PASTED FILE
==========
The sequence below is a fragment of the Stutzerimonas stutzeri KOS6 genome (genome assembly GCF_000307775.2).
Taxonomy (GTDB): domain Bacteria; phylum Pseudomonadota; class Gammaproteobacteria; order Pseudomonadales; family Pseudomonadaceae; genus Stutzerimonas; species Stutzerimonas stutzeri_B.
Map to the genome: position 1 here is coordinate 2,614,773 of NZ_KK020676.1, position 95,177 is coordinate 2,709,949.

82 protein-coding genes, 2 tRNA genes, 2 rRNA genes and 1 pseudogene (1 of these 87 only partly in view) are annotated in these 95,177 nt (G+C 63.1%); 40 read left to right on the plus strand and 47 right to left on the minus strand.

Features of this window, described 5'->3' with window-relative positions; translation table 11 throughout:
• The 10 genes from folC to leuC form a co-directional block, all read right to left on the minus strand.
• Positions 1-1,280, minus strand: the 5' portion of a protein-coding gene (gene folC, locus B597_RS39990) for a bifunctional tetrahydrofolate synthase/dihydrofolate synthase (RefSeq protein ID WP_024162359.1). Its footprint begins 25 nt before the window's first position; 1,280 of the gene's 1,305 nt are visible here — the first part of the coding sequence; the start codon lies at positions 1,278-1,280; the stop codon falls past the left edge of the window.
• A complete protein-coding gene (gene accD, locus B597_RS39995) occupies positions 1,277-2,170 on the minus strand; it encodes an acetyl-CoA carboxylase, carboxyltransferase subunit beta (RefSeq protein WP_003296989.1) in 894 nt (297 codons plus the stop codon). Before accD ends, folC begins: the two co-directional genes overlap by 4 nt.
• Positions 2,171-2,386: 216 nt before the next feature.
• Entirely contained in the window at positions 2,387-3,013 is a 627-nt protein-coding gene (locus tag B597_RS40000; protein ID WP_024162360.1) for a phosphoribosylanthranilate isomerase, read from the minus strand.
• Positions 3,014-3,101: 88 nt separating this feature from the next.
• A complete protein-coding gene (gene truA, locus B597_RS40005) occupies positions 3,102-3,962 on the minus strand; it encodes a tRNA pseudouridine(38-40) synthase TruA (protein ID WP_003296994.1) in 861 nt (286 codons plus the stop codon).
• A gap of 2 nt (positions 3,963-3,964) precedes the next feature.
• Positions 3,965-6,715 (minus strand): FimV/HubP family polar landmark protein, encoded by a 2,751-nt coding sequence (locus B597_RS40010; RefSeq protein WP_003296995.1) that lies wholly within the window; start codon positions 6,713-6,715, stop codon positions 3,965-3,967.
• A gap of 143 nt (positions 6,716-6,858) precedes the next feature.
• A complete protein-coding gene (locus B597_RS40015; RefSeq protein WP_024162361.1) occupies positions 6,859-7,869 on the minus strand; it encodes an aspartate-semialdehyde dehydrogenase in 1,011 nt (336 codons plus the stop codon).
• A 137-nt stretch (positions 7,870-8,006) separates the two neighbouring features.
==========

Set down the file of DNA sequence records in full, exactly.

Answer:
The sequence below is a fragment of the Stutzerimonas stutzeri KOS6 genome (genome assembly GCF_000307775.2).
Taxonomy (GTDB): domain Bacteria; phylum Pseudomonadota; class Gammaproteobacteria; order Pseudomonadales; family Pseudomonadaceae; genus Stutzerimonas; species Stutzerimonas stutzeri_B.
Map to the genome: position 1 here is coordinate 2,614,773 of NZ_KK020676.1, position 95,177 is coordinate 2,709,949.

82 protein-coding genes, 2 tRNA genes, 2 rRNA genes and 1 pseudogene (1 of these 87 only partly in view) are annotated in these 95,177 nt (G+C 63.1%); 40 read left to right on the plus strand and 47 right to left on the minus strand.

Features of this window, described 5'->3' with window-relative positions; translation table 11 throughout:
• The 10 genes from folC to leuC form a co-directional block, all read right to left on the minus strand.
• Positions 1-1,280, minus strand: the 5' portion of a protein-coding gene (gene folC, locus B597_RS39990) for a bifunctional tetrahydrofolate synthase/dihydrofolate synthase (RefSeq protein ID WP_024162359.1). Its footprint begins 25 nt before the window's first position; 1,280 of the gene's 1,305 nt are visible here — the first part of the coding sequence; the start codon lies at positions 1,278-1,280; the stop codon falls past the left edge of the window.
• A complete protein-coding gene (gene accD, locus B597_RS39995) occupies positions 1,277-2,170 on the minus strand; it encodes an acetyl-CoA carboxylase, carboxyltransferase subunit beta (RefSeq protein WP_003296989.1) in 894 nt (297 codons plus the stop codon). Before accD ends, folC begins: the two co-directional genes overlap by 4 nt.
• Positions 2,171-2,386: 216 nt before the next feature.
• Entirely contained in the window at positions 2,387-3,013 is a 627-nt protein-coding gene (locus tag B597_RS40000; protein ID WP_024162360.1) for a phosphoribosylanthranilate isomerase, read from the minus strand.
• Positions 3,014-3,101: 88 nt separating this feature from the next.
• A complete protein-coding gene (gene truA, locus B597_RS40005) occupies positions 3,102-3,962 on the minus strand; it encodes a tRNA pseudouridine(38-40) synthase TruA (protein ID WP_003296994.1) in 861 nt (286 codons plus the stop codon).
• A gap of 2 nt (positions 3,963-3,964) precedes the next feature.
• Positions 3,965-6,715 (minus strand): FimV/HubP family polar landmark protein, encoded by a 2,751-nt coding sequence (locus B597_RS40010; RefSeq protein WP_003296995.1) that lies wholly within the window; start codon positions 6,713-6,715, stop codon positions 3,965-3,967.
• A gap of 143 nt (positions 6,716-6,858) precedes the next feature.
• A complete protein-coding gene (locus B597_RS40015; RefSeq protein WP_024162361.1) occupies positions 6,859-7,869 on the minus strand; it encodes an aspartate-semialdehyde dehydrogenase in 1,011 nt (336 codons plus the stop codon).
• A 137-nt stretch (positions 7,870-8,006) separates the two neighbouring features.